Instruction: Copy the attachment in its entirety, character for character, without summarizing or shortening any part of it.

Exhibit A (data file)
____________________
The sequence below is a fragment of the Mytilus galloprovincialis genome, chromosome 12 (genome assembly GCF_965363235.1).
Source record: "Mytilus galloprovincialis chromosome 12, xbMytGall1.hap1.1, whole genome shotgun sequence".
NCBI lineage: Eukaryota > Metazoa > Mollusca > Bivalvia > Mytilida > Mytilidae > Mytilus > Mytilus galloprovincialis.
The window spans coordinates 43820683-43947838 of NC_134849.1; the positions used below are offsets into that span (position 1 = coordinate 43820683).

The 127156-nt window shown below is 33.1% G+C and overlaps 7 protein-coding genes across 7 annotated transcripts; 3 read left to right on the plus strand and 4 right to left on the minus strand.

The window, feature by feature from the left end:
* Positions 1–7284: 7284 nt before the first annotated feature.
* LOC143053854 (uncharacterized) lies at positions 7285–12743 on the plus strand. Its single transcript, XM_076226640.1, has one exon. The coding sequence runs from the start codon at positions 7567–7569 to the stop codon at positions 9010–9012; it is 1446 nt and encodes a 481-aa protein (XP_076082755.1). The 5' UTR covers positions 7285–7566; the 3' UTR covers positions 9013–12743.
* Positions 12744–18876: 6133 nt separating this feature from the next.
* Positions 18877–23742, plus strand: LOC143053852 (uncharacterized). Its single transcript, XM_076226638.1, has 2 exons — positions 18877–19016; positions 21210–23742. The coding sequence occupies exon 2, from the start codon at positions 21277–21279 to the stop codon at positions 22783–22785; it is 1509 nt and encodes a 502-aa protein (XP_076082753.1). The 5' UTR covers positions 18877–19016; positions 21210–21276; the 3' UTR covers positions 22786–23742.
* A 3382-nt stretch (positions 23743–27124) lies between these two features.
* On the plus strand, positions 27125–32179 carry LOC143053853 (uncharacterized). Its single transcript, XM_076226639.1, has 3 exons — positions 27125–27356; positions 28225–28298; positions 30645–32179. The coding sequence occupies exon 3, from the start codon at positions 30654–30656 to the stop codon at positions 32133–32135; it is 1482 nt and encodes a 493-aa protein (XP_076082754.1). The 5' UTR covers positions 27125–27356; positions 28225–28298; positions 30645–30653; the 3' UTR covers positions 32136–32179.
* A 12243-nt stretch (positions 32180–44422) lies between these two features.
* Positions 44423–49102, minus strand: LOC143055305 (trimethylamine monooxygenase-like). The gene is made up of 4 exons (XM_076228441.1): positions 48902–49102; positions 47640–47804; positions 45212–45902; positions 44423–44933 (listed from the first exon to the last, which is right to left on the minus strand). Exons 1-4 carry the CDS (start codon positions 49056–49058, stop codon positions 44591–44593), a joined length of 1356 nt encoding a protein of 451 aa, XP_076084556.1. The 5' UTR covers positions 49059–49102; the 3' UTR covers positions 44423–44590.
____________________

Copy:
The sequence below is a fragment of the Mytilus galloprovincialis genome, chromosome 12 (genome assembly GCF_965363235.1).
Source record: "Mytilus galloprovincialis chromosome 12, xbMytGall1.hap1.1, whole genome shotgun sequence".
NCBI lineage: Eukaryota > Metazoa > Mollusca > Bivalvia > Mytilida > Mytilidae > Mytilus > Mytilus galloprovincialis.
The window spans coordinates 43820683-43947838 of NC_134849.1; the positions used below are offsets into that span (position 1 = coordinate 43820683).

The 127156-nt window shown below is 33.1% G+C and overlaps 7 protein-coding genes across 7 annotated transcripts; 3 read left to right on the plus strand and 4 right to left on the minus strand.

The window, feature by feature from the left end:
* Positions 1–7284: 7284 nt before the first annotated feature.
* LOC143053854 (uncharacterized) lies at positions 7285–12743 on the plus strand. Its single transcript, XM_076226640.1, has one exon. The coding sequence runs from the start codon at positions 7567–7569 to the stop codon at positions 9010–9012; it is 1446 nt and encodes a 481-aa protein (XP_076082755.1). The 5' UTR covers positions 7285–7566; the 3' UTR covers positions 9013–12743.
* Positions 12744–18876: 6133 nt separating this feature from the next.
* Positions 18877–23742, plus strand: LOC143053852 (uncharacterized). Its single transcript, XM_076226638.1, has 2 exons — positions 18877–19016; positions 21210–23742. The coding sequence occupies exon 2, from the start codon at positions 21277–21279 to the stop codon at positions 22783–22785; it is 1509 nt and encodes a 502-aa protein (XP_076082753.1). The 5' UTR covers positions 18877–19016; positions 21210–21276; the 3' UTR covers positions 22786–23742.
* A 3382-nt stretch (positions 23743–27124) lies between these two features.
* On the plus strand, positions 27125–32179 carry LOC143053853 (uncharacterized). Its single transcript, XM_076226639.1, has 3 exons — positions 27125–27356; positions 28225–28298; positions 30645–32179. The coding sequence occupies exon 3, from the start codon at positions 30654–30656 to the stop codon at positions 32133–32135; it is 1482 nt and encodes a 493-aa protein (XP_076082754.1). The 5' UTR covers positions 27125–27356; positions 28225–28298; positions 30645–30653; the 3' UTR covers positions 32136–32179.
* A 12243-nt stretch (positions 32180–44422) lies between these two features.
* Positions 44423–49102, minus strand: LOC143055305 (trimethylamine monooxygenase-like). The gene is made up of 4 exons (XM_076228441.1): positions 48902–49102; positions 47640–47804; positions 45212–45902; positions 44423–44933 (listed from the first exon to the last, which is right to left on the minus strand). Exons 1-4 carry the CDS (start codon positions 49056–49058, stop codon positions 44591–44593), a joined length of 1356 nt encoding a protein of 451 aa, XP_076084556.1. The 5' UTR covers positions 49059–49102; the 3' UTR covers positions 44423–44590.